Mason:

Yeah, pleasure. Pleasure, pleasure. We've just been chin-wagging for half an hour, guys, in case you're just like, this is an awkward start. It's just because I just stopped mid-sentence and was like, "Let's start the podcast."

Mikaela:

Let's get to it.

Mason:

Well, let's get to it. It's yeah, one of those scenarios where so much good stuff is coming through and yeah, might as well capture it. Well I was just going and grabbing a couple of books to have, vibing around. I grabbed Reishi Mushroom by Terry Willard, which is one of the greatest books you'll ever read on Reishi. As a herbalist, the capacity to perceive the invisible magic, and then he's really grounded in the science.

 

Steven Buhner was the books that you were saying, "Do I have any Steven Buhner energy?" And he does the same thing but with earth poetry and just bounces between... He takes you into the science with the principal already that you know, there's no such thing as a straight line. And so you can integrate it and just goes crack into this poetry of the majesty. So I'm happy that you chose a little Buhner magic to come in.

Mikaela:

Yeah, he sees into other realms that are vibrating at a high frequency.

Mason:

Yeah. I was at an event yesterday and we were reflecting upon, and maybe you get this a bit when people say you guys are your business, you are the mushrooms, all these things. It's like, I'm a human. And then I think everyone must have the different experience of this. So I'm curious about yours, but someone even this morning, someone was saying to me and my team just like, "No, but you are the Shen of this business." And I'm like, that's like saying that a mother or a father is the Shen of their child when the child gets to a certain age. It's really an inappropriate thing to do to myself, and more so really inappropriate to do to this business.

 

But what I did have, which is given me the skills that I know if I needed to onboard someone into my role, what they would do is go into this book, the Secret Teachings of Plants, and Buhner takes you through a process of cultivating biophilia, and your capacity to have heart perception and runs you through to an extent the scientific heart math way of approaching it. Of what channels it goes through and how it physically electromagnetically gets held by the heart.

 

And that data, you can see that data staying within the neural cells of the heart, and then stopping and allowing it to go to the head. And if you've done the correct amount of training, you have the right terminology. And if you have the interdimensional training, you have the right capacity to make sense across dimensions of what you're perceiving, which makes you a great steward or custodian of the muse, or source essence of a business. Yeah, so I'm curious what your vibe is there and your relationship to your muse.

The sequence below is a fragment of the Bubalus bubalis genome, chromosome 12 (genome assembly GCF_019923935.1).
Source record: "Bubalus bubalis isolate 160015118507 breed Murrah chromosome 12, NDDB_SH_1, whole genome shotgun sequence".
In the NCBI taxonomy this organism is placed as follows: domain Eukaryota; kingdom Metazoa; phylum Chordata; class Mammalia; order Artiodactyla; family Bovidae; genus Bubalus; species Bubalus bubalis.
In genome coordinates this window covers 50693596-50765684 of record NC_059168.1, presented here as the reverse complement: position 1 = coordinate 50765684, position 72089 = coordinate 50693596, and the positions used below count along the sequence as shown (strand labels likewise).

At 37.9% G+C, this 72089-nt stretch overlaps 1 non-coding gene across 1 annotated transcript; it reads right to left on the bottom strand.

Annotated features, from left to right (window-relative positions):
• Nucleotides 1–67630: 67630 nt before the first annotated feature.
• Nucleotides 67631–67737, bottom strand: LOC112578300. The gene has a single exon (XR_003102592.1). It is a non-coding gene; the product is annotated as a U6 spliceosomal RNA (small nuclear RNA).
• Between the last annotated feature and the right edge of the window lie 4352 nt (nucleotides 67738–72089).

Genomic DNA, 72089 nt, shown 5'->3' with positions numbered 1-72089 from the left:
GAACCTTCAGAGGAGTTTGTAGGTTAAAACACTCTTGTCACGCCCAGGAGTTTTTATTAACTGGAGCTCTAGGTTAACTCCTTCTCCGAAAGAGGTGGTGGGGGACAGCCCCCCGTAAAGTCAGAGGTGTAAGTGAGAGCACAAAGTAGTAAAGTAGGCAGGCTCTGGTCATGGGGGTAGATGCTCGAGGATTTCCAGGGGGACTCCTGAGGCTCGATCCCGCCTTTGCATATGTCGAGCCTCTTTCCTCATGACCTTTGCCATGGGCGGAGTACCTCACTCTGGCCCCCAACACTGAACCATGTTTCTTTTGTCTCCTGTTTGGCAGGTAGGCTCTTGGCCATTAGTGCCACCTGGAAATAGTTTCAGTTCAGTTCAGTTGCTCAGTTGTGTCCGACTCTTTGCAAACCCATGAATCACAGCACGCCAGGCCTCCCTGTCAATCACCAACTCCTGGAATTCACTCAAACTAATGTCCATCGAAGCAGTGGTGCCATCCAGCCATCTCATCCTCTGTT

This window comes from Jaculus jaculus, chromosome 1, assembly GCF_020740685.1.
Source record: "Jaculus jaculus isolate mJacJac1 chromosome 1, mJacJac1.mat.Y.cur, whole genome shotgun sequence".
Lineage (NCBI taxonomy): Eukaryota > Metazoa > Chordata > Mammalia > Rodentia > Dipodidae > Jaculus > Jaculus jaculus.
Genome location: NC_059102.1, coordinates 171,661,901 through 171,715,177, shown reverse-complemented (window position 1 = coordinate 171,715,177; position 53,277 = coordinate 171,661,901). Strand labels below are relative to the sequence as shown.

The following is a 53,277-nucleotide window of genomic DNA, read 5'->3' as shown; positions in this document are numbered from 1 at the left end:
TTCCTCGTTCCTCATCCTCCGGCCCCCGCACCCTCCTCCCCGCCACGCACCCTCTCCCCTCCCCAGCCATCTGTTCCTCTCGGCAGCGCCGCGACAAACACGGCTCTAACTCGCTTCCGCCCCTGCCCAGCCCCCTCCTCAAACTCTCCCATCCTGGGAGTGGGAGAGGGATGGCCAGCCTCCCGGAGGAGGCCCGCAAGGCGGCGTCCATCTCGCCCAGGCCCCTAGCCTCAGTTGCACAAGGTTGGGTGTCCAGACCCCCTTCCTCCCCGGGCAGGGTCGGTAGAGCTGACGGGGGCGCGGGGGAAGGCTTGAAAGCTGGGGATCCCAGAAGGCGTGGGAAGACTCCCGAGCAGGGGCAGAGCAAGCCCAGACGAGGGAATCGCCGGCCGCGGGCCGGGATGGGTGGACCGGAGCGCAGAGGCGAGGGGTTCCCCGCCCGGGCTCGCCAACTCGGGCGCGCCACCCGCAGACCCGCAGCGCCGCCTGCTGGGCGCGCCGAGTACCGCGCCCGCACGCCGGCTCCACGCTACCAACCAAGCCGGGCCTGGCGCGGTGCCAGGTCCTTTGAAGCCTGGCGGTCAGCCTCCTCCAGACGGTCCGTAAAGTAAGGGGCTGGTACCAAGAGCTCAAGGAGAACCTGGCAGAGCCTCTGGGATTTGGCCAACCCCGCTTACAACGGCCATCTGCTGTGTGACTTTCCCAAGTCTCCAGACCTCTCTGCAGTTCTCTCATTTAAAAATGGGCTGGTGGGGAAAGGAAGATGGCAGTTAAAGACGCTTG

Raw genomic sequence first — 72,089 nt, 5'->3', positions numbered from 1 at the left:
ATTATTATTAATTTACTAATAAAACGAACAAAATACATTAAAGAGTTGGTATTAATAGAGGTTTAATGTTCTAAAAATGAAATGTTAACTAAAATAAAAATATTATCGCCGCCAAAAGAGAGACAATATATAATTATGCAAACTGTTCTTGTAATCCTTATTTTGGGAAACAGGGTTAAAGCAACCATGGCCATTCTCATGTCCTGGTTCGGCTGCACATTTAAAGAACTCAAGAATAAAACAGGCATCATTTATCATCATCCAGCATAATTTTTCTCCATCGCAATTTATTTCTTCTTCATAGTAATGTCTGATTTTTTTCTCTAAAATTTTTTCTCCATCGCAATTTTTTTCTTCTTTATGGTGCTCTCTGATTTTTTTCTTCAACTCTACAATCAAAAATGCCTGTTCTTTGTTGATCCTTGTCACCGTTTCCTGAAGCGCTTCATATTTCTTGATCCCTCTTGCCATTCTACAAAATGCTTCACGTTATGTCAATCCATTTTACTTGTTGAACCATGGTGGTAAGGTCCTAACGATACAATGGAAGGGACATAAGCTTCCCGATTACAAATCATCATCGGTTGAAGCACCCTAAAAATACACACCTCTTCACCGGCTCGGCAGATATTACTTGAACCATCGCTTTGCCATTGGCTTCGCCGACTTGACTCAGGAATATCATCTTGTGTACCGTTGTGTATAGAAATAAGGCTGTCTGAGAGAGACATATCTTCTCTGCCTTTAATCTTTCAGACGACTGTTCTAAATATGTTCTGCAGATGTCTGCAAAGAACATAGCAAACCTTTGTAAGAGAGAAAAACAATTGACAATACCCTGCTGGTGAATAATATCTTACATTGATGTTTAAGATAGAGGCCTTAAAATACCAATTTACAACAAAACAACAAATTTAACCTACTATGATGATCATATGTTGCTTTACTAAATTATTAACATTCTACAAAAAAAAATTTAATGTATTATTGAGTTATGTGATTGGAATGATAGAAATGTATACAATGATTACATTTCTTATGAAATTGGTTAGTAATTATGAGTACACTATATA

Byran:

We've been fully taken over by a mycophilia, and yeah, that was a big beginning of our relationship as well, which has expanded into our business, which is now Alchemistic Fungi. And over the last couple of years we've just really noticed that we're working for these organisms more than they're working for us.

Mikaela:

. And in the Lost Language of Plants, Steven Harrod Buhner, he talks about what we learn and our experiences shape the lens of perspective that we see the world. And over the last five, six years of really diving deep into mycology and the queendom of fungi, have found that they are teaching us a way of life and a way of interacting with nature that is so profound. And then coupled that with our own personal life experiences and previous education, it's getting this multidimensional perspective and lens of how to be, and how to live with life and on this journey.

Byran:

And yeah, really getting to stack the functions by working with nature's recyclers. Fungi are responsible for 90% of all the decomposition on the planet. And so helping to facilitate that decomposition and bring that back into life and grow more plants keeps us really inspired.

Mason: